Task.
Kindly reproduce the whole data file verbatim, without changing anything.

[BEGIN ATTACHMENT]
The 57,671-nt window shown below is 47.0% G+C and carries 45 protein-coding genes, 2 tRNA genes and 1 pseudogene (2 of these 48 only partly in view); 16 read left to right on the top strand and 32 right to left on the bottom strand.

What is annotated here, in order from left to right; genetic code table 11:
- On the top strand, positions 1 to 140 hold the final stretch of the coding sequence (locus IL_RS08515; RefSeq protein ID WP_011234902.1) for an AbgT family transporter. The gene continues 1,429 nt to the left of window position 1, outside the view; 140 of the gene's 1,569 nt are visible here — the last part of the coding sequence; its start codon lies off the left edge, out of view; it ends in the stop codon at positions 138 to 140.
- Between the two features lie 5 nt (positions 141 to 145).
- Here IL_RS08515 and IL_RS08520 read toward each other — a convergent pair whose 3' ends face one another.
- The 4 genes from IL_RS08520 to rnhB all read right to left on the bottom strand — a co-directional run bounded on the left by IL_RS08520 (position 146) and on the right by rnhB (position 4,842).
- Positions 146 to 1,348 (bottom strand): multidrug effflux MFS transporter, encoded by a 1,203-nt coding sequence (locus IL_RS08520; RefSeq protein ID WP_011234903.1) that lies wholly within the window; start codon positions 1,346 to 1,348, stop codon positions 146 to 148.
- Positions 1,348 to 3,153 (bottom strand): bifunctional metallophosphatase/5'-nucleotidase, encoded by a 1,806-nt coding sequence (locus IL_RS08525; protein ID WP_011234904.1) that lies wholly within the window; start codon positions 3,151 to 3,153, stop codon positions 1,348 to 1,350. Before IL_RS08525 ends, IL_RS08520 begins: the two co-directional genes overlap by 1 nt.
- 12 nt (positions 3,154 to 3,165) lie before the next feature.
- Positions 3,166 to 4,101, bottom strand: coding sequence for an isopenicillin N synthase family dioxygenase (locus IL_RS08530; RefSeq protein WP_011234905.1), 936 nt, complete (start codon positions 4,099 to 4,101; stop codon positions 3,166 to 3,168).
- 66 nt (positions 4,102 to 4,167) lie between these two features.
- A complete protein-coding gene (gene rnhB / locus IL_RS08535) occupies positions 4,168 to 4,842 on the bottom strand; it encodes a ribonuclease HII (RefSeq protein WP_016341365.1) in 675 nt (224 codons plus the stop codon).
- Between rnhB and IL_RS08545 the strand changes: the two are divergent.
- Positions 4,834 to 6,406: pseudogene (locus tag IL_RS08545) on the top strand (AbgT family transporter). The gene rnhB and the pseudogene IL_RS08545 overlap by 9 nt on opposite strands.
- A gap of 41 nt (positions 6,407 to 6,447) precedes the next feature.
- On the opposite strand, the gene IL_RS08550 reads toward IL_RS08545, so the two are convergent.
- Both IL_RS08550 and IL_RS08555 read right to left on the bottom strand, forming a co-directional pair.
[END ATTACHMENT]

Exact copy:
The 57,671-nt window shown below is 47.0% G+C and carries 45 protein-coding genes, 2 tRNA genes and 1 pseudogene (2 of these 48 only partly in view); 16 read left to right on the top strand and 32 right to left on the bottom strand.

What is annotated here, in order from left to right; genetic code table 11:
- On the top strand, positions 1 to 140 hold the final stretch of the coding sequence (locus IL_RS08515; RefSeq protein ID WP_011234902.1) for an AbgT family transporter. The gene continues 1,429 nt to the left of window position 1, outside the view; 140 of the gene's 1,569 nt are visible here — the last part of the coding sequence; its start codon lies off the left edge, out of view; it ends in the stop codon at positions 138 to 140.
- Between the two features lie 5 nt (positions 141 to 145).
- Here IL_RS08515 and IL_RS08520 read toward each other — a convergent pair whose 3' ends face one another.
- The 4 genes from IL_RS08520 to rnhB all read right to left on the bottom strand — a co-directional run bounded on the left by IL_RS08520 (position 146) and on the right by rnhB (position 4,842).
- Positions 146 to 1,348 (bottom strand): multidrug effflux MFS transporter, encoded by a 1,203-nt coding sequence (locus IL_RS08520; RefSeq protein ID WP_011234903.1) that lies wholly within the window; start codon positions 1,346 to 1,348, stop codon positions 146 to 148.
- Positions 1,348 to 3,153 (bottom strand): bifunctional metallophosphatase/5'-nucleotidase, encoded by a 1,806-nt coding sequence (locus IL_RS08525; protein ID WP_011234904.1) that lies wholly within the window; start codon positions 3,151 to 3,153, stop codon positions 1,348 to 1,350. Before IL_RS08525 ends, IL_RS08520 begins: the two co-directional genes overlap by 1 nt.
- 12 nt (positions 3,154 to 3,165) lie before the next feature.
- Positions 3,166 to 4,101, bottom strand: coding sequence for an isopenicillin N synthase family dioxygenase (locus IL_RS08530; RefSeq protein WP_011234905.1), 936 nt, complete (start codon positions 4,099 to 4,101; stop codon positions 3,166 to 3,168).
- 66 nt (positions 4,102 to 4,167) lie between these two features.
- A complete protein-coding gene (gene rnhB / locus IL_RS08535) occupies positions 4,168 to 4,842 on the bottom strand; it encodes a ribonuclease HII (RefSeq protein WP_016341365.1) in 675 nt (224 codons plus the stop codon).
- Between rnhB and IL_RS08545 the strand changes: the two are divergent.
- Positions 4,834 to 6,406: pseudogene (locus tag IL_RS08545) on the top strand (AbgT family transporter). The gene rnhB and the pseudogene IL_RS08545 overlap by 9 nt on opposite strands.
- A gap of 41 nt (positions 6,407 to 6,447) precedes the next feature.
- On the opposite strand, the gene IL_RS08550 reads toward IL_RS08545, so the two are convergent.
- Both IL_RS08550 and IL_RS08555 read right to left on the bottom strand, forming a co-directional pair.